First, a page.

Before you can truly harness the power of Adobe Photoshop Lightroom, the most essential thing you must know is how to import your digital photography files into a catalog.
As mentioned in the previous tutorial, Lightroom is a modular based program where you can organize, develop, print, share and display your photography, among many other things. In order for Lightroom’s vast number of features to be useful to you, you must first import your images into a catalog so you can work on them.
The importing process is done via the “import dialogue box.” There are two ways to quickly access the import dialogue box:
By default, when you create a new Lightroom catalog (File<New Catalog), or you’re just starting out with Lightroom, the library module should pop-up on your screen (if that’s not the case, then you can always access the library module via the identity plate). In the library module, on the lower left side of the program, you will find a large import button. Click on the import button to open up the dialogue box.
An alternative way to access the import dialogue box is by clicking File<Import Photos on Lightroom’s top menu.
Once the import box is opened, Lightroom provides you with numerous options.
The first step in importing your photographs, takes place on the left side of the import box. There, you must select the source that your images are being imported from. You can select an inserted memory card, one of the various folders and subfolders from your hard drive, or quick select a source by clicking on the very top left area of the dialogue box (there Lightroom displays commonly used sources like your desktop or picture folder as well as recently used sources).
As you click on different sources, the recognized file types (such as jpeg, raw, tiff, etc.) associated with the given folder will be displayed in the large middle screen. When you finally settle on the source from which your images are being imported, the top-middle section will also allow you to choose what you will be doing with the images: whether you’re copying the images as a DNG file (an explanation of DNG files can be found here), copying the original file format, or moving or adding the images into Lightroom.
The other main purpose of this middle section is to decide which images from the source folder(s) will be imported. At the bottom, you can “check all” or “uncheck all” the files. You can also check on and off individual images. These actions tell Lightroom which images you plan on importing into the program. In case you’re unsure of whether to import a specific file, every image seen in the dialogue can be enlarged by double clicking on it.
Notice in the screenshot below, that the images that aren’t going to be imported are less bright than the images around them that are going to be imported.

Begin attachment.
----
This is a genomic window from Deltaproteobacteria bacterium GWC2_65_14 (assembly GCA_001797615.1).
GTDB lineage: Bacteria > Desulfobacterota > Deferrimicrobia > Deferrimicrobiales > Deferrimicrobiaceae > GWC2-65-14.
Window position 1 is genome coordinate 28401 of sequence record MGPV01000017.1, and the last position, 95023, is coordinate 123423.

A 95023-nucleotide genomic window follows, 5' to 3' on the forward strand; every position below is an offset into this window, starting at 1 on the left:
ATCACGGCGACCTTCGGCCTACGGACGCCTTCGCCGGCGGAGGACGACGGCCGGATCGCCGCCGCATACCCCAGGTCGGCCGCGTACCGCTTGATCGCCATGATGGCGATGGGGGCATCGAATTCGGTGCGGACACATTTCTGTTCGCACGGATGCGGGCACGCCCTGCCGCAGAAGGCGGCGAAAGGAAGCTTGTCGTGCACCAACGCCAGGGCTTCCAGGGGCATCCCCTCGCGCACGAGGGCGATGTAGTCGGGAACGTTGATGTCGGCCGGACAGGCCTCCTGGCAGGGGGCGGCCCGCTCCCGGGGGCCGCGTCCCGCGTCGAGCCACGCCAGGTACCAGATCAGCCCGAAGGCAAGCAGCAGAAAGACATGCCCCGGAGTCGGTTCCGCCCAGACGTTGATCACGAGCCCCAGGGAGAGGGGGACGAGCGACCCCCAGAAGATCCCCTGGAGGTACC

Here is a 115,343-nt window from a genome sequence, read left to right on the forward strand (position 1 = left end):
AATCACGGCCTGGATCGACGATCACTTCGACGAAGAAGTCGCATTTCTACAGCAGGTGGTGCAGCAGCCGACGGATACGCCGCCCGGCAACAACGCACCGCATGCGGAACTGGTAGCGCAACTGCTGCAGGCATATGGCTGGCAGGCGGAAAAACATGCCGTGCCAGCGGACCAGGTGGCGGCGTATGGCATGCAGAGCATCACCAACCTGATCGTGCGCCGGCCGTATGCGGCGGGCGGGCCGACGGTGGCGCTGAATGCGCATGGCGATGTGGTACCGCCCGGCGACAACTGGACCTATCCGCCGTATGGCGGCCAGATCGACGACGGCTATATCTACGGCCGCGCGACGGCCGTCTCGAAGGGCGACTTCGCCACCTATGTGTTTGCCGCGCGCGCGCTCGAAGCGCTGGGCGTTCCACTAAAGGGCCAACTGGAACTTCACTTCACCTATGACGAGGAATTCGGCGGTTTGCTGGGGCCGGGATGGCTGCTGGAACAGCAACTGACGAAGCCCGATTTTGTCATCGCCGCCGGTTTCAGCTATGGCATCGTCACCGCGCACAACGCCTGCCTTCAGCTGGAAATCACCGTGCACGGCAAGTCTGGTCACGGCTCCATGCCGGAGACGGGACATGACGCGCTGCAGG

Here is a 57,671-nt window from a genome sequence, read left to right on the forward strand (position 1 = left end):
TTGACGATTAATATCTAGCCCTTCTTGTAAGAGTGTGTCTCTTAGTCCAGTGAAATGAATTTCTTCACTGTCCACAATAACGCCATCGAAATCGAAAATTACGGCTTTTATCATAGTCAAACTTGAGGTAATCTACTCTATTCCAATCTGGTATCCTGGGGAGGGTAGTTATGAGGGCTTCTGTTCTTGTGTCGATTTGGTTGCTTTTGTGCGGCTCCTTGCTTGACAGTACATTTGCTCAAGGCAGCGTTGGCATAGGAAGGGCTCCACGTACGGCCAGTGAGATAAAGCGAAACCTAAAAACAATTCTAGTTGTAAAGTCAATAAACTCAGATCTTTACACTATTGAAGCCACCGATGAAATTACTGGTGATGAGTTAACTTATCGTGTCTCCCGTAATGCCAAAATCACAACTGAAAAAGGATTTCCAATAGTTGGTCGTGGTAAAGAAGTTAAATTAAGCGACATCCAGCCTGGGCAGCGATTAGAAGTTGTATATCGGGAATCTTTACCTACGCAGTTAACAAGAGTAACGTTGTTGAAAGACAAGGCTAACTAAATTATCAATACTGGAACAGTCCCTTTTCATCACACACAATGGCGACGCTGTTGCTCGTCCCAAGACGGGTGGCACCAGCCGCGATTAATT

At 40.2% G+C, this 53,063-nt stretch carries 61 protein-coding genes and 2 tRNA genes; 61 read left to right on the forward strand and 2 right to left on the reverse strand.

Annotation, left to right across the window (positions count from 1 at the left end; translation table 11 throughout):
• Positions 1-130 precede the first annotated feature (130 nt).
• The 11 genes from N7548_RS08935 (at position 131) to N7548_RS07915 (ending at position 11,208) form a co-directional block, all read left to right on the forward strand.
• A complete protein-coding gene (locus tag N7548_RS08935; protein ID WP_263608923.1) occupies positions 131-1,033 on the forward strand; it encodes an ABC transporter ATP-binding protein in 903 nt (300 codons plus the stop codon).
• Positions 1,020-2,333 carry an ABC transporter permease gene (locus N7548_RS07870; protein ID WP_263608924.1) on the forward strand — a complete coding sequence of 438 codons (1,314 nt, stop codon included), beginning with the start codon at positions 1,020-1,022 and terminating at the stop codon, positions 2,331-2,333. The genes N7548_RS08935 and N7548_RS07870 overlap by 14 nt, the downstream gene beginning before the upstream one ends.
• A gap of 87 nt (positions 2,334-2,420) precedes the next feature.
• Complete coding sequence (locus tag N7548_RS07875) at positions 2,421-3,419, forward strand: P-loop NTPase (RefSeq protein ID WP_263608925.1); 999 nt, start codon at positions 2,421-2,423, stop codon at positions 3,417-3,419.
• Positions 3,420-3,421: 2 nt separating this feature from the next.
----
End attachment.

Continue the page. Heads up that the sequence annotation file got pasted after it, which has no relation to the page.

The right side of the import dialogue allows you to apply custom settings to the images. Under the File Handling menu, you decide how Lightroom should render previews of the images (minimal is an option I recommend for maximum program efficiency), whether Lightroom should allow duplicates to be imported or whether you want an additional copy of your images made during the import process.
The next menu, File Naming, gives you tons of options in renaming the files as they get imported into the program. In naming the images, you can choose from a template or create your own custom template like the one in the screenshot below. The Apply During Import menu allows you to add keywords, metadata and even to develop the images without leaving the import dialogue (click on the respective drop down menus to choose a develop or metadata preset, or create a new one on the spot). Lastly, the Destination menu allows you to choose where you plan to re-locate or copy the images.
An important note: All actions applied through the menus on the right hand side of the import dialogue affect all of the images you’re importing.
Now that you’ve told Lightroom which images to import and how to handle the files, simply click on the import button on the lower right side of the dialogue box. Lightroom will then import the selected images and gather them together into your library module. When the import process is complete, you’re now ready to develop, organize and share your images.
Chase Guttman is the winner of Young Travel Photographer of the Year 2010, and a Grand Prize winner, in his age group, in National Geographic’s 2011 International Photography Competition. Guttman’s photography has been published internationally and has been exhibited at the prestigious Royal Geographical Society in London. Be sure to follow him on Facebook, Twitter and Google+ (where he’s currently offering a free photography eBook) and subscribe to his blog.
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